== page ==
Most enhanced living residences offer minimal services but can extend their capabilities to accommodate those who need help with feeding, transferring, and personal care. The purpose is to provide a place where the elderly can stay long-term even as they age and their needs change, perhaps becoming more dependent on others for basic necessities. Enhanced living avoids the need for your loved one to move often.
How to Tell If Enhanced Assisted Living is Right for You
Those who qualify for enhanced living need:
- extended medical attention
- additional equipment to be transferred to a chair, bed, tub, etc.
- continued help with personal care and eating meals
Those who tend to wander or put their safety or the safety of others into question, might need a more secure facility than enhanced assisted.
Many assisted living residences and some nursing homes contain a special memory care unit (SCU) in a private wing from the main building. Memory care facilities have specially trained staff who know how to care for those suffering with Alzheimer’s, dementia, or other types of impaired cognitive abilities. These special memory care facilities have staff specifically trained to care for residents with progressive impairment. Residents receive around the clock supervision, medication management, and assistance with daily tasks.
Memory care facilities include a simplified floor plan to reduce confusion, an emergency nurse call system, and specialized medical attention. All basic necessities like housekeeping, meals, laundry, transportation, social activities, and health programs are included as well.
Because memory care facilities have specialized health standards, they can be more expensive than assisted living or other housing options.
How to Tell If Memory Care is Right for You
Your loved one may need memory care if:
- their condition evokes complex needs for basic services
- they need specialized attention 24/7
- their condition is rapidly progressing
If your loved one doesn’t exhibit extreme dementia or Alzheimer’s and is still fairly independent, then assisted living is probably suitable.
Skilled nursing facilities, also called long term care facilities and nursing homes, are equipped to offer 24-hour in-depth medical care with proper equipment and professional medical staff, such as registered nurses and a physician who serves as medical director. They coordinate with a nearby hospital in case a resident needs to be transferred for emergency care, rehabilitation, or restoration. The staff is qualified for injections, physical therapy, and other tasks non-professionals aren’t trained to do.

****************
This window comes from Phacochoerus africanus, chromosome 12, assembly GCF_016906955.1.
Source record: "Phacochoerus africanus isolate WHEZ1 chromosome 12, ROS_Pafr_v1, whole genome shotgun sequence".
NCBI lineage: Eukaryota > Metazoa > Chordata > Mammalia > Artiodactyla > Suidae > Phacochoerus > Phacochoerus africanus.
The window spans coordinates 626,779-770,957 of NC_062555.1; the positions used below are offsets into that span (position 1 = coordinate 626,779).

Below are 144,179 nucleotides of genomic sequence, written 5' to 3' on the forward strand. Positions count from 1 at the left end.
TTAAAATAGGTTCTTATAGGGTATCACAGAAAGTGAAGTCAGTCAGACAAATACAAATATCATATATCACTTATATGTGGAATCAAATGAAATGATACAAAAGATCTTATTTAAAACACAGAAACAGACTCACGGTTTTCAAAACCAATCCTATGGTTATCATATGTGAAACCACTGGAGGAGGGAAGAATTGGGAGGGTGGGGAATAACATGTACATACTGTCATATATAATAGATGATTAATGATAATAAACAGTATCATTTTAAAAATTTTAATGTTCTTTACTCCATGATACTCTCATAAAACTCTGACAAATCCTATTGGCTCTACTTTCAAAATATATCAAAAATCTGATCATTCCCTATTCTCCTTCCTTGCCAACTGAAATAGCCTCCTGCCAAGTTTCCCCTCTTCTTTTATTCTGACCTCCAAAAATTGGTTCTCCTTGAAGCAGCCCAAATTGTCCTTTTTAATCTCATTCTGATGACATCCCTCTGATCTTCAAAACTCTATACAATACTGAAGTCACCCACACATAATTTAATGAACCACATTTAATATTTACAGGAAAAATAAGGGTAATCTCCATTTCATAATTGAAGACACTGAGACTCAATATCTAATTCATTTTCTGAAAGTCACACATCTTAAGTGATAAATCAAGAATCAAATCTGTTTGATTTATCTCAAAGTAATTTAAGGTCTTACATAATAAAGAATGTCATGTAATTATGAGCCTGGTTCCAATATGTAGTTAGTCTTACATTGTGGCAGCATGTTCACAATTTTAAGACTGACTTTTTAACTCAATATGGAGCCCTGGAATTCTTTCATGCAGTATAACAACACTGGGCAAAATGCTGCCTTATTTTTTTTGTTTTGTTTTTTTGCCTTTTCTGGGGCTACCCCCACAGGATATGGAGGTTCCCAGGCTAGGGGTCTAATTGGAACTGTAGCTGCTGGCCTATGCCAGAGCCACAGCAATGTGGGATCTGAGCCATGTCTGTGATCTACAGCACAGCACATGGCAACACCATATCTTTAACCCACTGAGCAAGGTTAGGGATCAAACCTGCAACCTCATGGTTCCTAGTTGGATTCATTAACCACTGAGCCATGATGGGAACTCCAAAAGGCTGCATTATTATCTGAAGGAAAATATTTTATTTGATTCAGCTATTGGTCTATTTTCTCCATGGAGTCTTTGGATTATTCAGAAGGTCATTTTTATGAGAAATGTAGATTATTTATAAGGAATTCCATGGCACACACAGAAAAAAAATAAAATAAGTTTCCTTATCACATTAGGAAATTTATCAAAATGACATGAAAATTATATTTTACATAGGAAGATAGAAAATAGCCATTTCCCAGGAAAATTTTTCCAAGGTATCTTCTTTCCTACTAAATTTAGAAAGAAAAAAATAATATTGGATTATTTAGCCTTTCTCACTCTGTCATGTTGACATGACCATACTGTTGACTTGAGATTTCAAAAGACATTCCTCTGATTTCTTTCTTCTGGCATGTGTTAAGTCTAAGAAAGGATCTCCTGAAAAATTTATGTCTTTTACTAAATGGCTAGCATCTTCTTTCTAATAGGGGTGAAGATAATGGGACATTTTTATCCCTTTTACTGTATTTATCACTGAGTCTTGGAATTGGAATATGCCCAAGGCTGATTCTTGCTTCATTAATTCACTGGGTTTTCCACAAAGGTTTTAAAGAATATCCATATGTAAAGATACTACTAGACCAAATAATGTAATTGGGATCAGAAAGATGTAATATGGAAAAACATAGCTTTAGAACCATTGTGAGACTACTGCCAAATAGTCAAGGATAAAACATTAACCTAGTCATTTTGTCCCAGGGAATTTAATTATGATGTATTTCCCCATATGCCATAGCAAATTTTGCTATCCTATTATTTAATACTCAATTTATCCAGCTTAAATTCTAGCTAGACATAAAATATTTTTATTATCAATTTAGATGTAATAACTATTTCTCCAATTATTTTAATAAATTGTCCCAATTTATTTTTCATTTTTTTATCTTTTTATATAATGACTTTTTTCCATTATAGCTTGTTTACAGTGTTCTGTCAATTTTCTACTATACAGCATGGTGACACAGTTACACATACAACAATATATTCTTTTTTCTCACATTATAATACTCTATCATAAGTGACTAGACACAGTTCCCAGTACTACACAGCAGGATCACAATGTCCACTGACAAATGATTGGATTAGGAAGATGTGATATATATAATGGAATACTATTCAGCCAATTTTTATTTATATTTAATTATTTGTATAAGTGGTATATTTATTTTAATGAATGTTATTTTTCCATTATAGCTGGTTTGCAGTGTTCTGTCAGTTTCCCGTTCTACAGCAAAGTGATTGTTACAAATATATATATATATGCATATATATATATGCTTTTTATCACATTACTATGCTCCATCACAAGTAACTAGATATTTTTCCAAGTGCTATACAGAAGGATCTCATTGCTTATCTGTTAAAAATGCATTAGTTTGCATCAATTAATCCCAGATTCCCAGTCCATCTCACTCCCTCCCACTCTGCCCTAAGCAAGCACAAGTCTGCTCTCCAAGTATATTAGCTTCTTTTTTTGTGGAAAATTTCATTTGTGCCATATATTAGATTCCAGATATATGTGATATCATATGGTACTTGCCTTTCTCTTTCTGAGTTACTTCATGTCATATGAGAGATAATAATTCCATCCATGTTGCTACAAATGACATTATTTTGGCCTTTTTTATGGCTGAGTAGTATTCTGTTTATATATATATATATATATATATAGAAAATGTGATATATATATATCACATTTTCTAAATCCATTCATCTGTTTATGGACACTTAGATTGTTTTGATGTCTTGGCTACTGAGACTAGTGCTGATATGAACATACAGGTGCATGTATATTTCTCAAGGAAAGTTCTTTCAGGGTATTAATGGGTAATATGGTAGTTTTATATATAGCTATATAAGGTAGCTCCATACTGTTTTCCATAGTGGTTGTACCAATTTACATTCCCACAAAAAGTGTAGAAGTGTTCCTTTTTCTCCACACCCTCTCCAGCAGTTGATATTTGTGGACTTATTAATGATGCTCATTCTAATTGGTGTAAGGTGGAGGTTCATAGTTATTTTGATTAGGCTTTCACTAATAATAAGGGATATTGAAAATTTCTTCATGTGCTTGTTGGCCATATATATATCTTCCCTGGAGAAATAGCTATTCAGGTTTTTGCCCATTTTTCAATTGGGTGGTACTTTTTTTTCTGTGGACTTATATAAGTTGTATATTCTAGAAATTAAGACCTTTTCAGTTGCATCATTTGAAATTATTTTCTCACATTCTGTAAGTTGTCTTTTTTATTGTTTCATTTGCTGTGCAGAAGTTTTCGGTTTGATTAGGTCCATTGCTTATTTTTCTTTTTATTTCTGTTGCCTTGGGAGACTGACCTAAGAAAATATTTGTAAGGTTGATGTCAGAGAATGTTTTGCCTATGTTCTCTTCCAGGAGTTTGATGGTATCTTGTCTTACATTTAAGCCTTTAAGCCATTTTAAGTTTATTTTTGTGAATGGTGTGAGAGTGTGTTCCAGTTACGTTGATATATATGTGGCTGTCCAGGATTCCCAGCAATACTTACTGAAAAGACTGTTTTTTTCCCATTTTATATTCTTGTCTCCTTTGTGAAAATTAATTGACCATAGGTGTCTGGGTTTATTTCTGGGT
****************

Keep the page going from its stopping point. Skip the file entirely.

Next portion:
You can choose from a variety of long term care facilities. Some are more institutional and hospital-like. These tend to be large with hundreds of residents in buildings spanning multiple stories. Others strive to create a more homey environment and can be situated in a large old home with just a handful of residents. Some leading nursing homes are designed to be more like a private resort, offering residents and their families the opportunity to live a fuller, more dignified life.
How to Tell If Skilled Nursing is Right for You
Skilled nursing facilities can care for a variety of residents, each with individual needs, such as:
- residents are not able to take care of themselves independently
- 24-hour rehabilitative care while recovering from injury, surgery or illness
- 24-hour long-term nursing care
- 24-hour support for personal care and daily living
- Specialized attention for complex needs
- a place to live and receive around-the-clock care for a limited time during rehabilitation or for the rest of their life
Skilled nursing facilities accommodate each of these needs.
If you’re still unsure which kind of care facility your loved one needs, we strongly recommend you consult with a trusted medical professional. However, if you know what type of facility is needed, we recommend touring different options until you find the perfect one that feels right to you and your loved one. Download this checklist we created to help you along your search.